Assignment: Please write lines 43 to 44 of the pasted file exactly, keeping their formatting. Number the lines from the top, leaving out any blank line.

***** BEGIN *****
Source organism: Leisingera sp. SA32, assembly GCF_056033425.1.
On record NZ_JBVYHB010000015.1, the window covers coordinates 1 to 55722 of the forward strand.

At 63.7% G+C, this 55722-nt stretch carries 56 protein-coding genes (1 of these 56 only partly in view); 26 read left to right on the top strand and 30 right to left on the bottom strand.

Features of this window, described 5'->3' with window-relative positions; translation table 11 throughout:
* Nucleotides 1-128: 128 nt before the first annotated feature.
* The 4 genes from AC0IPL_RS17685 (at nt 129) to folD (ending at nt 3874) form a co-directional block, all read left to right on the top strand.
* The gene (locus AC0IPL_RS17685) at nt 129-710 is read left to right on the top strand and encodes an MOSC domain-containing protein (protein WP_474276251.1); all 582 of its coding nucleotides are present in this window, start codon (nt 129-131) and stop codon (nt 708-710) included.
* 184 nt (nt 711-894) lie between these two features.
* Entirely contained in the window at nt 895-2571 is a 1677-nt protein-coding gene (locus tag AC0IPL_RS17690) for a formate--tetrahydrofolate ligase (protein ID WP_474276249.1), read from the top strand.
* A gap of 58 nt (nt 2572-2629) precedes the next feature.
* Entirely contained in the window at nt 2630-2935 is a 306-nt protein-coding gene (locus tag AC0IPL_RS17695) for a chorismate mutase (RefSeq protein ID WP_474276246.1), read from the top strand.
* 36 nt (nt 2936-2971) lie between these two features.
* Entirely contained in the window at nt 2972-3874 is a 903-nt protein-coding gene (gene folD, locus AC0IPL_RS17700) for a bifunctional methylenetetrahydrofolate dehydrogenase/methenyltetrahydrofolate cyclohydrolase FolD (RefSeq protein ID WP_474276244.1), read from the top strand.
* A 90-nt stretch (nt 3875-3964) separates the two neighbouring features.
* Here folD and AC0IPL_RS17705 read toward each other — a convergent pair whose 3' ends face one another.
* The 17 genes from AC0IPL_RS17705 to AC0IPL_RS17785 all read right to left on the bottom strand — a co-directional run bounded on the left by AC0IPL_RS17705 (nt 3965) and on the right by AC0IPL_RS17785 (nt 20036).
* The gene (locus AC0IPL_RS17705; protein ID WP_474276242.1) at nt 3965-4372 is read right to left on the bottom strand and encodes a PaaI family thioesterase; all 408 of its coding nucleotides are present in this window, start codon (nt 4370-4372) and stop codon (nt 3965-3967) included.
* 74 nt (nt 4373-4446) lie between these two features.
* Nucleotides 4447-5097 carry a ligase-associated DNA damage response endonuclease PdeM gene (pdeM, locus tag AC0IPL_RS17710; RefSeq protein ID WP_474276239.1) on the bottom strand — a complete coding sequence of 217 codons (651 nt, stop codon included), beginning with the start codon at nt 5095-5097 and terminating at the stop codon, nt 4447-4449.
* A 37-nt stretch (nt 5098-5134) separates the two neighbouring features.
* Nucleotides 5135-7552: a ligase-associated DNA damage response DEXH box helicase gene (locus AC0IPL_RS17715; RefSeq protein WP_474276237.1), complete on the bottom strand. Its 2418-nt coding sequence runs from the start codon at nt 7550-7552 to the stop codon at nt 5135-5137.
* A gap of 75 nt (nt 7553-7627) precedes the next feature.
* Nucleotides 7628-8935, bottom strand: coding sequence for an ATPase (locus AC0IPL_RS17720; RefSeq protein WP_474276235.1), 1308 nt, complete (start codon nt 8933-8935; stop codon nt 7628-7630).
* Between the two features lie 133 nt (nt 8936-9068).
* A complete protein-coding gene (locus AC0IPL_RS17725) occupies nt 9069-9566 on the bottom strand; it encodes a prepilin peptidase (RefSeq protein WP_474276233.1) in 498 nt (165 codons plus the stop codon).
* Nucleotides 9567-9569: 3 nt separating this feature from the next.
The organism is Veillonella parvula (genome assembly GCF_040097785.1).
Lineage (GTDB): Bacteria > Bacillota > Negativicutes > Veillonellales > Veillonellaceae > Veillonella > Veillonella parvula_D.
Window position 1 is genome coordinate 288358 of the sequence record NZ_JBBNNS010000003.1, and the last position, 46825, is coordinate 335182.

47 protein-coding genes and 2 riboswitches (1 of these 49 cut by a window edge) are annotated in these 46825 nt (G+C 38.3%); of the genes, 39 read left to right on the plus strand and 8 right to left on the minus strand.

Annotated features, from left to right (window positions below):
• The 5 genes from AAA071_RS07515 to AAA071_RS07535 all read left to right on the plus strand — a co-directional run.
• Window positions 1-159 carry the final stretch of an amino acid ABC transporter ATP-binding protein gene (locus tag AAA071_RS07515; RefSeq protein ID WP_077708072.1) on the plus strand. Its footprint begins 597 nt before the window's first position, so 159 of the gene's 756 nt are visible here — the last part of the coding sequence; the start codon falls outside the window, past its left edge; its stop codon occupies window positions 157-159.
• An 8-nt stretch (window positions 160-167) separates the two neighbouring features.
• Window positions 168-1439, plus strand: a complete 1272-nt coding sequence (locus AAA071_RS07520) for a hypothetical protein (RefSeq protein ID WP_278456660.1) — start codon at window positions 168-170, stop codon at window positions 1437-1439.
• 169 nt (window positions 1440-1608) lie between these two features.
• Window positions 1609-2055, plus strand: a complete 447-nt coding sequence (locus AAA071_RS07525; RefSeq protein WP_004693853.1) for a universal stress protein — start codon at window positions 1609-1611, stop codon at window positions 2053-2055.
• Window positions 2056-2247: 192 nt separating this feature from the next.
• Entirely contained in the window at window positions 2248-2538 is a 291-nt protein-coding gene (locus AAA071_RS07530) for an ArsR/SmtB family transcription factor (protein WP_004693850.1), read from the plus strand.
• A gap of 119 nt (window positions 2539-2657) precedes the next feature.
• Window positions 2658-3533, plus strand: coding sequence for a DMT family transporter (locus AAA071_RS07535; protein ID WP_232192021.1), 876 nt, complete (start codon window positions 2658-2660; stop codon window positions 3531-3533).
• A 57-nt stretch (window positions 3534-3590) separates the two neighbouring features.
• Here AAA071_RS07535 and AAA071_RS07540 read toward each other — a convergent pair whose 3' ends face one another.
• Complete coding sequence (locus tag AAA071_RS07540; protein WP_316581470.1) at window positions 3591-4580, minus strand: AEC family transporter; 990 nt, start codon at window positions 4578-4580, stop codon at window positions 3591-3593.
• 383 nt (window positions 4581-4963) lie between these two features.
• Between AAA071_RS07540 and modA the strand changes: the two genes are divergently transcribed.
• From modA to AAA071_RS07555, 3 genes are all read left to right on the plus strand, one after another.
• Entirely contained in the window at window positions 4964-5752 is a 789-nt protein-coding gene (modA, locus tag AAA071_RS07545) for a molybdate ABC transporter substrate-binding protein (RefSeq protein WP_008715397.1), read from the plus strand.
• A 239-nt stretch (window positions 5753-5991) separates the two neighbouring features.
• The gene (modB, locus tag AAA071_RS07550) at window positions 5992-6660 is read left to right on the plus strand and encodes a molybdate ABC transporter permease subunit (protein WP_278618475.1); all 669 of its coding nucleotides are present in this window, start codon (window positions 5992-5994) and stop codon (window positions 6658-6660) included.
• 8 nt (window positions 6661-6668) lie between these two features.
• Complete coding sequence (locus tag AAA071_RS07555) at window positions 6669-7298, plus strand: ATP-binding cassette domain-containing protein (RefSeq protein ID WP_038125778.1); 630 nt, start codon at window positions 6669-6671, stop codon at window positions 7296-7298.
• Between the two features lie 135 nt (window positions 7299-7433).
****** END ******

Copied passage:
• Here AAA071_RS07535 and AAA071_RS07540 read toward each other — a convergent pair whose 3' ends face one another.
• Complete coding sequence (locus tag AAA071_RS07540; protein WP_316581470.1) at window positions 3591-4580, minus strand: AEC family transporter; 990 nt, start codon at window positions 4578-4580, stop codon at window positions 3591-3593.